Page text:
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article imageNASA's Messenger spacecraft takes final plunge into Mercury

By Nathan Salant     May 9, 2015 in Science
Cape Canaveral - NASA’s long-trekking Messsenger spacecraft plunged to its destruction April 30 after running out of fuel on its 4,105th orbit of the planet Mercury.
The tiny orbiter (10 feet from wingtip to wingtip) launched in 2004 was the first earthly spacecraft ever to orbit Mercury and was responsible for major discoveries, including the presence of polar ice caps on what is by far the hottest planet in our solar system.
As a result of its 10-year journey, Messenger holds the record for planetary visits after flying by earth once, Venus twice and Mercury three times before entering orbit around the small planet, according to the Associated Press.
"Today we bid a fond farewell to one of the most resilient and accomplished spacecraft ever to have explored our neighboring planets," lead scientist Sean Solomon, director of Columbia University's Lamont-Doherty Earth Observatory, said in a statement posted on NASA’s website.
Messenger was the first earth craft to orbit Mercury upon its arrival there in 2011.
Messenger actually lived a few weeks longer than expected after NASA scientists were able to burn the craft’s helium gas supply as extra fuel.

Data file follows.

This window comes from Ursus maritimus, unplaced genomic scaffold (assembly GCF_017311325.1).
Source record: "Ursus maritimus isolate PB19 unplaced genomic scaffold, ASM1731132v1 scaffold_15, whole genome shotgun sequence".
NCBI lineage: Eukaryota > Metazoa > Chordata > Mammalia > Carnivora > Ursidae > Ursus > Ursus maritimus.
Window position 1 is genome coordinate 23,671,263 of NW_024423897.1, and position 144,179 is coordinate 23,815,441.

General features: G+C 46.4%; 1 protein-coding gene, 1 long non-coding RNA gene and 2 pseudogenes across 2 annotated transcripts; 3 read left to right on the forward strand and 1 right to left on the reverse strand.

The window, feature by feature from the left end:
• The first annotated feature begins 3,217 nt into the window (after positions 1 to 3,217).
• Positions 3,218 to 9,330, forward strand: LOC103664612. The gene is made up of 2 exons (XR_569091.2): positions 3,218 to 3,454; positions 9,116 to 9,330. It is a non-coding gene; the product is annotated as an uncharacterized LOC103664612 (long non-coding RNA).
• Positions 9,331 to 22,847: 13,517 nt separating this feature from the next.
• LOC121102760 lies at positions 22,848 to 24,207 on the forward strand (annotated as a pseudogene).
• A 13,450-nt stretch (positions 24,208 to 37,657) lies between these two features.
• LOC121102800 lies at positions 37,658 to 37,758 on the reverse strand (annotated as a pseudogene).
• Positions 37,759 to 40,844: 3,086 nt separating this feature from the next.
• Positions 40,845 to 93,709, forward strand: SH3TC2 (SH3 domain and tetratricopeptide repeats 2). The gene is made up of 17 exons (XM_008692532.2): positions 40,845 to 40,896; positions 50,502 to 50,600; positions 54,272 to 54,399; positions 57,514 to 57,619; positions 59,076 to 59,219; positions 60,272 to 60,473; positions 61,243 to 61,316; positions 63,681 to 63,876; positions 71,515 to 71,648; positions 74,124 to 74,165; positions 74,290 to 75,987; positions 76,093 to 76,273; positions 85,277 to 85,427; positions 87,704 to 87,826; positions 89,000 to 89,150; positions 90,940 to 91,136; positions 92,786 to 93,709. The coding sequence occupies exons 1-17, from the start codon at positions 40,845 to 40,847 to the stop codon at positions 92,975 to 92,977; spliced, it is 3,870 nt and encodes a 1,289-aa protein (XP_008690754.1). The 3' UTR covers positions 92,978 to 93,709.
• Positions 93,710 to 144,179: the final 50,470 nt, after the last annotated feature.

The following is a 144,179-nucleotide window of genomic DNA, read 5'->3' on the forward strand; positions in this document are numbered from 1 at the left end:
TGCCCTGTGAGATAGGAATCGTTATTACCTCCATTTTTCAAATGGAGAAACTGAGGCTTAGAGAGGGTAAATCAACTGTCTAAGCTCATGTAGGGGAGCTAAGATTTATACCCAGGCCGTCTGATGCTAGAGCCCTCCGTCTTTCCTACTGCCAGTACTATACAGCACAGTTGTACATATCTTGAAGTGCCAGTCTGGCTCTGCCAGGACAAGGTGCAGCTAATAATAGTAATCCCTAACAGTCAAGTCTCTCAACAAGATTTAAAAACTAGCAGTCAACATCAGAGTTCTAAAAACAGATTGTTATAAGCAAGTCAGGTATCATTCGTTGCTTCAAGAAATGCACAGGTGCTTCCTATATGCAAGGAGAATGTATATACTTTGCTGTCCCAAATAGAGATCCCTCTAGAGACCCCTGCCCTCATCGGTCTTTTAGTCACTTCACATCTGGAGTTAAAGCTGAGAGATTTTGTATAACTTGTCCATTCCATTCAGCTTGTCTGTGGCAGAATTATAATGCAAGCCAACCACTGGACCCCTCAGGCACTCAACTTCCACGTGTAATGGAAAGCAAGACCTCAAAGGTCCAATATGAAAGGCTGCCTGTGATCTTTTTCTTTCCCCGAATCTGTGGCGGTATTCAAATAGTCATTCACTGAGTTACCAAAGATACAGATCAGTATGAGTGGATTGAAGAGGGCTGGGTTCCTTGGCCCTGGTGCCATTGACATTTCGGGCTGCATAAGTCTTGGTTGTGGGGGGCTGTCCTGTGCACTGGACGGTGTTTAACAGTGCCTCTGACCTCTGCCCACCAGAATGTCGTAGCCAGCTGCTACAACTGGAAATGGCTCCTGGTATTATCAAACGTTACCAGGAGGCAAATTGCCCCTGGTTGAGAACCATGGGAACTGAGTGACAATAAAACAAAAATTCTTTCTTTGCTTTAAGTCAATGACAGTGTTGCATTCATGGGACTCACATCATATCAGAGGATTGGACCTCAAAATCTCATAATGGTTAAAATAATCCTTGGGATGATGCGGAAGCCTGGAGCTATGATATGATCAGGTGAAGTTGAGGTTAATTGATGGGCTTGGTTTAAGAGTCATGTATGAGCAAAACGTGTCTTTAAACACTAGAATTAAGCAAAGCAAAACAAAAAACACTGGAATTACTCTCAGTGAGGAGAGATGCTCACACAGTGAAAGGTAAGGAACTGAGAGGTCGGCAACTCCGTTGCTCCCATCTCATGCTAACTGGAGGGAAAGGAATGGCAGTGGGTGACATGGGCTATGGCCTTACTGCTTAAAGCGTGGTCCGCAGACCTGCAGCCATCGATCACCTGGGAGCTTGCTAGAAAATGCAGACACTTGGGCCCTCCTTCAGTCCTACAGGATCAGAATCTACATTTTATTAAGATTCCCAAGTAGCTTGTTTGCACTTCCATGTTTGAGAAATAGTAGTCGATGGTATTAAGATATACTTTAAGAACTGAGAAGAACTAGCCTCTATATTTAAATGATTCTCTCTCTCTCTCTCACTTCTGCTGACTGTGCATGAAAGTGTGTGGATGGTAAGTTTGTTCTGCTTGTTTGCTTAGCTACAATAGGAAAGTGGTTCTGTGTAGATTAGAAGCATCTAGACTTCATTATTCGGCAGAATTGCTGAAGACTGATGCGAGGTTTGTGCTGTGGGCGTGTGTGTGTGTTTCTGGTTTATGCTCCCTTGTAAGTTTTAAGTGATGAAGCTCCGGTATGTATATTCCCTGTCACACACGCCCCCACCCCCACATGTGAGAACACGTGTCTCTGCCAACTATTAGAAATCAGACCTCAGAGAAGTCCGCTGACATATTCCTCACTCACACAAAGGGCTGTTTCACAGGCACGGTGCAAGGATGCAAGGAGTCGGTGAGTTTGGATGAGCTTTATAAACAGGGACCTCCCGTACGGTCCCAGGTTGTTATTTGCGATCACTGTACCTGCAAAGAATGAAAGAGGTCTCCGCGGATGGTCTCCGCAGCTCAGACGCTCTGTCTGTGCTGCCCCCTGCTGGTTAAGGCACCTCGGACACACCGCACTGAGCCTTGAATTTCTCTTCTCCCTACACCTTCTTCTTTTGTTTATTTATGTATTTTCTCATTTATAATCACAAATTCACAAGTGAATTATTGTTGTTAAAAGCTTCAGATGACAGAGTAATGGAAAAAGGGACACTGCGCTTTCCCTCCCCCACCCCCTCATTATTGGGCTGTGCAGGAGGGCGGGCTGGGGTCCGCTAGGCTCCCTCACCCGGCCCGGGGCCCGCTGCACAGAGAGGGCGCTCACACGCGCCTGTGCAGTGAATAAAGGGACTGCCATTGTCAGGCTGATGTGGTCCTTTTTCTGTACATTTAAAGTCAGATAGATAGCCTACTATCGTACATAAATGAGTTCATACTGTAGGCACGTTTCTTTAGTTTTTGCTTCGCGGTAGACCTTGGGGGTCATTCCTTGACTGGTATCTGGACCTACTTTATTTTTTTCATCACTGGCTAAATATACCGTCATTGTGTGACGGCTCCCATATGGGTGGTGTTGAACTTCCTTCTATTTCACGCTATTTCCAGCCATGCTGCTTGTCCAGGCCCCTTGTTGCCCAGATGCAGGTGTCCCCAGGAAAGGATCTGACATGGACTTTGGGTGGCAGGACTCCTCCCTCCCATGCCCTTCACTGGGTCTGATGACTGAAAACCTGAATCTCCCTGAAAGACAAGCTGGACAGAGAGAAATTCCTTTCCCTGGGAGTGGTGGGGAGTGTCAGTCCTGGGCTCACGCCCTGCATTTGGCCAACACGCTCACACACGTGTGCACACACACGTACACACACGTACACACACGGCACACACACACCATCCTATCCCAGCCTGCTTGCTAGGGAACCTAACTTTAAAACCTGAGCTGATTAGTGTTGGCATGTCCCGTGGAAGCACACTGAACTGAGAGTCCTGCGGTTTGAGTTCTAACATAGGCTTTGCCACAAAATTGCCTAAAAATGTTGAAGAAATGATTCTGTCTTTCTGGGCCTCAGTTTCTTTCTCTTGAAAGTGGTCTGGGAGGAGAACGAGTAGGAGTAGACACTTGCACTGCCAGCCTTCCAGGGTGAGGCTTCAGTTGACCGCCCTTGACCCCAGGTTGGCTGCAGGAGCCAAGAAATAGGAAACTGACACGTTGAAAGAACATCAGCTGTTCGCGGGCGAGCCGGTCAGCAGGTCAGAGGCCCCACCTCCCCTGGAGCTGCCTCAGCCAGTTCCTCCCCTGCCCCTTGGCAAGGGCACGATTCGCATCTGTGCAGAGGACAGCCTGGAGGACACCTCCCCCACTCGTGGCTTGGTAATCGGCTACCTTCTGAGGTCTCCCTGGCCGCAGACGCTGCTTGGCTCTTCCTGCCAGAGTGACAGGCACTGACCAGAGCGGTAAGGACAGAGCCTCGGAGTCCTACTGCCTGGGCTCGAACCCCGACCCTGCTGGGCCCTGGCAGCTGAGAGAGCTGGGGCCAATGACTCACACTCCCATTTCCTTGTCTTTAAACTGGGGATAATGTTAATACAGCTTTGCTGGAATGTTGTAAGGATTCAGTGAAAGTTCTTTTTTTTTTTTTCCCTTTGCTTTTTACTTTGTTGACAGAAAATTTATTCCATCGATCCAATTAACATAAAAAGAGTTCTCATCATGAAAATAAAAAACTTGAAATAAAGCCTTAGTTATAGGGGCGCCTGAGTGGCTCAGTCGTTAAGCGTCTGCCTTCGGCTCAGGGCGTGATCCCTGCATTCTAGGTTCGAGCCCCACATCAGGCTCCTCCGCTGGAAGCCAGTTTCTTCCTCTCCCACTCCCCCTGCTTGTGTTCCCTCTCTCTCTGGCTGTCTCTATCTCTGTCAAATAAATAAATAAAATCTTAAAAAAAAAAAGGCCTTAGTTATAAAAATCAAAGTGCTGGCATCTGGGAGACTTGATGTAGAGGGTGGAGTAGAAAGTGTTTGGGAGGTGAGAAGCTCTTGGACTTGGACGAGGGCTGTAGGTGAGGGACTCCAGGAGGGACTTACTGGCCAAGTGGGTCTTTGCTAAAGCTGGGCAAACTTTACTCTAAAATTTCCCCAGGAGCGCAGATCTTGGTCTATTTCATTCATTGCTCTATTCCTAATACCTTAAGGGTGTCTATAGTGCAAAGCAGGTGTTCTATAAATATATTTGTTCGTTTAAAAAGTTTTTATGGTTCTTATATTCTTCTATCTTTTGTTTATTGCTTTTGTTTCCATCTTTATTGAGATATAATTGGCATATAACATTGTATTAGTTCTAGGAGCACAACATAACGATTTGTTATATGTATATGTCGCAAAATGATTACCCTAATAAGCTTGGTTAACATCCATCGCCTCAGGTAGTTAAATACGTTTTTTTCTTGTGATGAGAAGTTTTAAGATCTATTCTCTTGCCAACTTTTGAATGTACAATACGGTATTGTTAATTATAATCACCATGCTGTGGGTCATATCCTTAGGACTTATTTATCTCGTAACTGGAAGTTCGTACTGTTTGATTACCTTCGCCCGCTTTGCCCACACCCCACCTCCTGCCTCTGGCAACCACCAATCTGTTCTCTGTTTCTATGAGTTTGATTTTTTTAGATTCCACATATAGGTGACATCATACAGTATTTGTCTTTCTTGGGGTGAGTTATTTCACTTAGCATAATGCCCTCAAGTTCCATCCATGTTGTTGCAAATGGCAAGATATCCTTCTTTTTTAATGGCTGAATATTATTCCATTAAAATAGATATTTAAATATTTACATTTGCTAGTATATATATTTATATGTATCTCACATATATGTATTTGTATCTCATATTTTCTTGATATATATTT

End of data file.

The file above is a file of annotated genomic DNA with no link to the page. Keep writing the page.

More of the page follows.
"It has been an amazing journey of discovery," University of British Columbia scientist Catherine Johnson told the AP.
Analyses of all the data transmitted by Messenger is expected to take at least another year, the AP said.
But the craft’s 9,000-mph crash, expected to have left a 52-foot crater, was not seen by instruments because it happened on the side of the planet facing away from earth.
In fact, NASA did not even know for certain what had ultimately happened to Messenger for several minutes after the crash, the AP said, until controllers did not receive a signal that should have been sent when the craft came around Mercury again.
"Well I guess it is time to say goodbye," Messenger’s Twitter feed said as the craft approached crash time.
After impact, NASA controllers’ tweeted, “On behalf of Messenger, thank you all for your support,” the AP said.
“We will continue to update you on our great discoveries,” the feed said. “We will miss it."
The $427 million mission took off from Cape Canaveral in 2004 under the auspices of Johns Hopkins University’s Applied Physics Laboratory in Baltimore, Md.
Messenger is the only earth craft to approach Mercury since Mariner 10 flew by the planet in the 1970s, the AP said.
But Mercury won’t be alone for long.
The European Space Agency and Japan plan a mission to Mercury in 2017, the AP said.
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